Automation continues to play a larger role throughout the global manufacturing industry. New technologies and a dwindling talent pool have lead industry leaders to rely more heavily on robotics. However, not all manufacturers are excited about the idea of robots stepping in for human employees and some fear a day when automated systems outperform the human workforce.
These ears might not be justified. Automation and robotics may have taken impressive steps forward in the past few year but they are still not able to replicate the human element in manufacturing. The days of an entirely automated manufacturing industry are still ways away and the human element is still very much essential.
1. Redistributing the Workforce
It is true that robots are capable of taking over when it comes to simple, repetitive tasks. However, this doesn’t mean individuals that once performed those duties have become obsolete. Robots, as with any technology, will need to maintained and repaired throughout its life.
A manufacturer that retrains their current workforce to handle this new machinery is at an incredible advantage. Businesses have found that looking for technology specialists to work in a manufacturing facility is incredibly difficult. Instead of spending the time and money looking for new employees, a retraining program could provide all the talent a modern manufacturer needs. In this case, the workforce wouldn’t be lost because of new robotics systems, it would be redistributed.
2. Enhancing the Current Workforce
Not all robots are created equal. Some are better at performing repetitive tasks while others are specifically designed to assist the human workforce. Collaborative robots have made a huge impression on modern manufacturers and one of the key applications of these systems is boosting productivity.
Collaborative robots, also known as Co-Bots are robotic systems that can work alongside humans without the threat of injury. They can hold heavy industrial components in place, allowing a person to comfortably work on the inside or underside of a product. This can eliminate or at the very least drastically reduce the need for heavy lifting equipment to be hauled around the entire facility. Baxter, RethinkRobotics Co-Bot can be easily wheeled around a facility and can be easily reprogrammed to handle a new task. This could dramatically increase the productivity of the business as a whole.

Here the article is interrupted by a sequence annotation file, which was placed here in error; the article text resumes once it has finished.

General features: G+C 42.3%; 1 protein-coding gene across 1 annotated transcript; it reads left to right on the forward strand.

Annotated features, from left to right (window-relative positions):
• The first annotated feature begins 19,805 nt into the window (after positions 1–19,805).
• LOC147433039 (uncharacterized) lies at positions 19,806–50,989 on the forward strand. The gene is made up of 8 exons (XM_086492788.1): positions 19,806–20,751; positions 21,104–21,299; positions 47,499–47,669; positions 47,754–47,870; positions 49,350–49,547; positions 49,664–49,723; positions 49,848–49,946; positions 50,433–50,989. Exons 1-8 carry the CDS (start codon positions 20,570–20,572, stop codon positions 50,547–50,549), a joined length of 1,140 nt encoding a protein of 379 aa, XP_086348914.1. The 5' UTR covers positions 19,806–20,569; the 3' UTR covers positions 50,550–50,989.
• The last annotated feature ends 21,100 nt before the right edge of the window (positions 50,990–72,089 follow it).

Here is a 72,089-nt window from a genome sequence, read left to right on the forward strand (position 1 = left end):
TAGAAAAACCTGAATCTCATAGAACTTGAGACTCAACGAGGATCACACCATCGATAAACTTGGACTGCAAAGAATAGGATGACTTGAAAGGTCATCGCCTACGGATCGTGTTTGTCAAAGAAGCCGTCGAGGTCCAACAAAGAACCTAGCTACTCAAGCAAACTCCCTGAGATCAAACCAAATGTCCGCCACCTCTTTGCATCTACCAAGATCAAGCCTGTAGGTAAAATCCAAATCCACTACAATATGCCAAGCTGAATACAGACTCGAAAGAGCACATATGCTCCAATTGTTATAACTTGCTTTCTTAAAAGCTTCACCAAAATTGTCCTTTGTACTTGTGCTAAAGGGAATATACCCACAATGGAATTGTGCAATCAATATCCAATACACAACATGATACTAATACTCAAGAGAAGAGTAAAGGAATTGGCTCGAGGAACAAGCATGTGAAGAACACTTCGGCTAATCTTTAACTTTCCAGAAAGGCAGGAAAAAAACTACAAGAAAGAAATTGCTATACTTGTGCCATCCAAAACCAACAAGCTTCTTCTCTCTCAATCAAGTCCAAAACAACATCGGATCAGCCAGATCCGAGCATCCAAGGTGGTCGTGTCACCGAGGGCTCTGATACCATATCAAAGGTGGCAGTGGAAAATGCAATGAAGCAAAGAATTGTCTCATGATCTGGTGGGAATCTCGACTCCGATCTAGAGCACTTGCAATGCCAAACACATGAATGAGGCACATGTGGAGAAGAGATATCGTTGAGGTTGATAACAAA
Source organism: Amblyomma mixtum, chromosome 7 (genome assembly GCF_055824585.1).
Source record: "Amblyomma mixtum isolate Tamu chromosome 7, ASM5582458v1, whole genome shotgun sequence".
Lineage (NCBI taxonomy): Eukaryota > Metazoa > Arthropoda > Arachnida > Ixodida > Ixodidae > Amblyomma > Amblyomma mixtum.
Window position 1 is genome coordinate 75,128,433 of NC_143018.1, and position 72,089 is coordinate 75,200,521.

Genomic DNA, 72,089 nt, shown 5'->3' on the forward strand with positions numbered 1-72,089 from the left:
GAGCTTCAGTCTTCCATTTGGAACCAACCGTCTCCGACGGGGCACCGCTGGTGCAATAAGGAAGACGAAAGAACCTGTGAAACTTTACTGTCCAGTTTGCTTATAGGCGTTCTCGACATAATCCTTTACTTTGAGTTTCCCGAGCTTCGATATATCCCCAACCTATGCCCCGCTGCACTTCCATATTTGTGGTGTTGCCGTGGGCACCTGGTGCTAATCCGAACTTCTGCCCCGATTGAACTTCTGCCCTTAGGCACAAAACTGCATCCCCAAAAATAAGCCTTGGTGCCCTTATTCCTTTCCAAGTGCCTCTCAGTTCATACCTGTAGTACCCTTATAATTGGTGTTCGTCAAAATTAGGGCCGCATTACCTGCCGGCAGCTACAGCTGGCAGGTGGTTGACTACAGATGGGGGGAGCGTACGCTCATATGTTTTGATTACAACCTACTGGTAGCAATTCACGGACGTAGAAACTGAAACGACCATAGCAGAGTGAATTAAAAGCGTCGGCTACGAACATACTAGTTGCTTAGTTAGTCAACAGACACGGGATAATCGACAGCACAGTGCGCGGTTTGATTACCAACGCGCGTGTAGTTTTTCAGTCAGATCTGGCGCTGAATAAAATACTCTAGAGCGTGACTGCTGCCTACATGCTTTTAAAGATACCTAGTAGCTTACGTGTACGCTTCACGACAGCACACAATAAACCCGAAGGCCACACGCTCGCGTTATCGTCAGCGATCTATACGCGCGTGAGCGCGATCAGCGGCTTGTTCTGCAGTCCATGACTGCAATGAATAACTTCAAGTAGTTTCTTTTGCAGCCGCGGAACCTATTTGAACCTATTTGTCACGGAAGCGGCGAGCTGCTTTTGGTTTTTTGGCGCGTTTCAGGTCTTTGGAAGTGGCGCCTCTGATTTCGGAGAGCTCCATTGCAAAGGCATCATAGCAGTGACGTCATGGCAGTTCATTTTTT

3. Humans vs. Robots – Dexterity
Technology still has its limitations especially when it comes to robotics, for example, I am very doubtful that a robot would be able to do any hydraulic cylinder repairs! Regardless of that, robots have come a long way but there are still certain tasks that are better left to the human element. Manufacturing processes that require a high-level of dexterity will still require a person to take control as robots simply can’t keep up. Robots still have a hard time matching the level of dexterity that a human can achieve.
When it comes to a smaller manufacturing operation, robotics can instead step in and assist with repetitive tasks, freeing up the human workforce to work on processes that require a high level of dexterity or critical thinking. If a robot can take over some repetitive tasks, the human employee can spend the majority of their day working on these delicate procedures instead. This could have a direct impact on the productivity of a manufacturing facility.
4. Collaboration & Innovation
One area where humans still outshine robotics systems is the ability to collaborate and innovate. Robots follow their programming with no room for improvisation. A human employee can locate inefficiencies in a manufacturing process and resolve it with a little creative thinking. This can be as small as moving a fastener box over a few shelves to cut down on on travel time or as big as solidifying a partnership with a new supplier to drive down costs and improve a manufacturers supply chain. Humans will still be a necessary force on the shop floor in order to continually improve. The humans on the shop floor can identify issues and come up with new ways to address bottlenecks. Robots will continue to follow their program until an issue stops a production line in its tracks.
With all the technology making its way into manufacturing facilities around the globe, manufacturers fear the end of the human workforce. But these concerns aren’t necessarily based in reality as the human element is very much a critical component of the modern manufacturing industry. There are still tasks that robots cannot perform or not nearly as well when compared to their human counterparts. Furthermore, new machinery will call for new technicians and engineers to ensure the robots remain in working condition. As more robots enter the workforce, it won’t be the apocalyptic end of the human workforce as many fear. Instead, it could be the next step toward a brighter manufacturing future.